As described from the foregoing, the present invention advantageously provides a method of representing the reflected wave phenomenon efficiently in a digital simulation for functional validation purposes. This reflected wave phenomenon has gone un-modeled in prior digital simulations. Simulations of protocols utilizing a physical layer that incorporated this phenomenon were typically limited to analog simulation environments. Using this method to represent reflected waves in a digital simulation enables efficient functional validation coverage of an analog property in a digital simulation environment where coverage was difficult to achieve using prior methods. In addition, this method has second order advantages that include simplified simulation interpretation and efficient use of digital simulations of the properties of interest (the transmission line reflections). The digital simulation solution offers a quantized evaluation of the reflected wave phenomenon that is compute-time efficient. Additionally, the behavior of interest to the digital world is preserved, allowing validation coverage of VHDL features that would have otherwise been poorly validated. Moreover, in a digital simulation, the actual voltage level on a wire at any given time is not necessarily known (nor is it required that it be known).
While there have been illustrated and described what are considered to be exemplary embodiments of the present invention, it will be understood by those skilled in the art and as technology develops that various changes and modifications may be made, and equivalents may be substituted for elements thereof without departing from the true scope of the present invention For example, the computer system as shown in
|Cited Patent||Filing date||Publication date||Applicant||Title|
|US5589776 *||Jun 6, 1995||Dec 31, 1996||The Boeing Company||Non-intrusive testing of a terminal resistor|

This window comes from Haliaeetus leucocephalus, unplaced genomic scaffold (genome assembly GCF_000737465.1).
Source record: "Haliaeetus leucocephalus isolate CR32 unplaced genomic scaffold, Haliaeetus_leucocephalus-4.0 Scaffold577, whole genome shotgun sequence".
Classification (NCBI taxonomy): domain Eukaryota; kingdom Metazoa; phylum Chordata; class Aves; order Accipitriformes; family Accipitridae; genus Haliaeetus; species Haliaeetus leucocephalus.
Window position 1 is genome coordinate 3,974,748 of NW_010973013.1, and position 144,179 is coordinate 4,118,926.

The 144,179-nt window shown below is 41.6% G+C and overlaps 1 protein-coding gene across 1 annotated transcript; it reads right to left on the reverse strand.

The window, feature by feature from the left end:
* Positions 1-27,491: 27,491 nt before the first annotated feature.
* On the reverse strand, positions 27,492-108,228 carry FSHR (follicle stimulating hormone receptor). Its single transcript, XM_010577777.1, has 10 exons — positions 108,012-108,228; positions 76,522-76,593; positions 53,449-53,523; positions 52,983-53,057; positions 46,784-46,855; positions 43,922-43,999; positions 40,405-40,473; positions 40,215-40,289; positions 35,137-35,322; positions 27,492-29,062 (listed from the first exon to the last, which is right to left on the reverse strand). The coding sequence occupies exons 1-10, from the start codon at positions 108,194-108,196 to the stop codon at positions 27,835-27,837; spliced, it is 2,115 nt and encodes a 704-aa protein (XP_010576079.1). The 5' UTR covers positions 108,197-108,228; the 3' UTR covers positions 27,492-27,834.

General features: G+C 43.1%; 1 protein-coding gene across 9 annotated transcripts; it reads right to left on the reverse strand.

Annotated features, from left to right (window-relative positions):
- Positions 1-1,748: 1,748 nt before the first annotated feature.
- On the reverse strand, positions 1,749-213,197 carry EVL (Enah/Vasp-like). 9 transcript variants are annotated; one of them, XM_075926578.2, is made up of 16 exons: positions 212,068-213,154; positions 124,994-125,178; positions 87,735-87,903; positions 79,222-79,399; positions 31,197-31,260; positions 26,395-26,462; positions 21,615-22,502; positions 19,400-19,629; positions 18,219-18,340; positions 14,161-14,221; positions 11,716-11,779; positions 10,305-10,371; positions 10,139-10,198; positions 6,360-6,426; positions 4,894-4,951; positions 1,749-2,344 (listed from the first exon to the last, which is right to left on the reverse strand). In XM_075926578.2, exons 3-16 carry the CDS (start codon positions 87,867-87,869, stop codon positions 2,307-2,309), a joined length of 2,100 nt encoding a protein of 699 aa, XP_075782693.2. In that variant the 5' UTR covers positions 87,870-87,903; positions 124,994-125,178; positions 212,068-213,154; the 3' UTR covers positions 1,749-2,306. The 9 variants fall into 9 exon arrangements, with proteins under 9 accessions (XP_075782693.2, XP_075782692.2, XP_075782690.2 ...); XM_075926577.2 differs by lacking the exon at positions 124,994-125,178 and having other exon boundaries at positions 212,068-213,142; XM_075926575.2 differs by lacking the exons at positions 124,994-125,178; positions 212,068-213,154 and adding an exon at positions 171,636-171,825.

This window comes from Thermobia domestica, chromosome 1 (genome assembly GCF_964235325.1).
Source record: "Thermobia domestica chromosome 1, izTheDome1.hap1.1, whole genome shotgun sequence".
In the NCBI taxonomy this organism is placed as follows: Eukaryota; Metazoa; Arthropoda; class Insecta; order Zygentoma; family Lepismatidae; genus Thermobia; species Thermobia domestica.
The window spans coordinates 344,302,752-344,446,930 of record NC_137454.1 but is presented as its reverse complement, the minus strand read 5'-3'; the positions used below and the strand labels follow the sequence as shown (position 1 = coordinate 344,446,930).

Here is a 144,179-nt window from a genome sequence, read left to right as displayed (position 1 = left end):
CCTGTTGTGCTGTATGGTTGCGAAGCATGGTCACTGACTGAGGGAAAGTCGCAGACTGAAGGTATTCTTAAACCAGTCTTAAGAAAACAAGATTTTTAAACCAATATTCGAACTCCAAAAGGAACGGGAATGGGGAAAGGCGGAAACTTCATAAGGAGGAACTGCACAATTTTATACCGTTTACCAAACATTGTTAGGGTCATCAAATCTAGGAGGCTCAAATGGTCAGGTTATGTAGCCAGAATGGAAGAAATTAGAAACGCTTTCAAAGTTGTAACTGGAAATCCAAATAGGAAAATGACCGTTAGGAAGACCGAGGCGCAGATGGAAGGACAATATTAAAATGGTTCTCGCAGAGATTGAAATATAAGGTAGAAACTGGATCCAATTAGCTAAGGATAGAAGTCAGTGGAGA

|US5881267 *||Mar 22, 1996||Mar 9, 1999||Sun Microsystems, Inc.||Virtual bus for distributed hardware simulation|
|US6067596 *||Sep 15, 1998||May 23, 2000||Compaq Computer Corporation||Flexible placement of GTL end points using double termination points|
|US6141631 *||Mar 25, 1998||Oct 31, 2000||Lsi Logic Corporation||Pulse rejection circuit model program and technique in VHDL|
|US6212490 *||Jun 24, 1998||Apr 3, 2001||S3 Incorporated||Hybrid circuit model simulator for accurate timing and noise analysis|
|US6297663 *||Oct 14, 1999||Oct 2, 2001||Hitachi, Ltd.||Bus system|
|US6420899 *||Dec 29, 2000||Jul 16, 2002||Intel Corporation||Dynamic impedance matched driver for improved slew rate and glitch termination|
|US6480817 *||Sep 1, 1994||Nov 12, 2002||Hynix Semiconductor, Inc.||Integrated circuit I/O pad cell modeling|
|US6496037 *||Jun 6, 2000||Dec 17, 2002||International Business Machines Corporation||Automatic off-chip driver adjustment based on load characteristics|
|US6501293 *||Nov 12, 1999||Dec 31, 2002||International Business Machines Corporation||Method and apparatus for programmable active termination of input/output devices|
|US6657966 *||Jun 7, 1999||Dec 2, 2003||Adc Telecommunications, Inc.||Test access system and method for digital cross connect communication networks|
|1||*||U.S. patent application publication No. 2003/0115568 A1, issued to Miller et al., on Jun. 2003.|
|2||*||U.S. patent application publication US 2002/0049576 A1, issued to Meyer, Steven.*|
|3||*||U.S. patent application publication US 2003/0208717 A1, issued to Klotchkov et al.*|
|Citing Patent||Filing date||Publication date||Applicant||Title|
|US7089171 *||Oct 24, 2002||Aug 8, 2006||International Business Machines Corporation||Method for characterizing the accuracy of a simulated electrical circuit model|
|US7240303 *||Jun 6, 2003||Jul 3, 2007||Synplicity, Inc.||Hardware/software co-debugging in a hardware description language|
|US8104013 *||May 13, 2009||Jan 24, 2012||Renesas Electronics Corporation||Design method of semiconductor package substrate to cancel a reflected wave|
|US20040083086 *||Oct 24, 2002||Apr 29, 2004||International Business Machines Corporation||Method for characterizing the accuracy of a simulated electrical circuit model|
|U.S. Classification||703/13, 716/136, 716/106|
|Feb 28, 2001||AS||Assignment|
|Nov 6, 2008||FPAY||Fee payment|
Year of fee payment: 4
|Dec 24, 2012||REMI||Maintenance fee reminder mailed|
|May 10, 2013||LAPS||Lapse for failure to pay maintenance fees|
|Jul 2, 2013||FP||Expired due to failure to pay maintenance fee|
Effective date: 20130510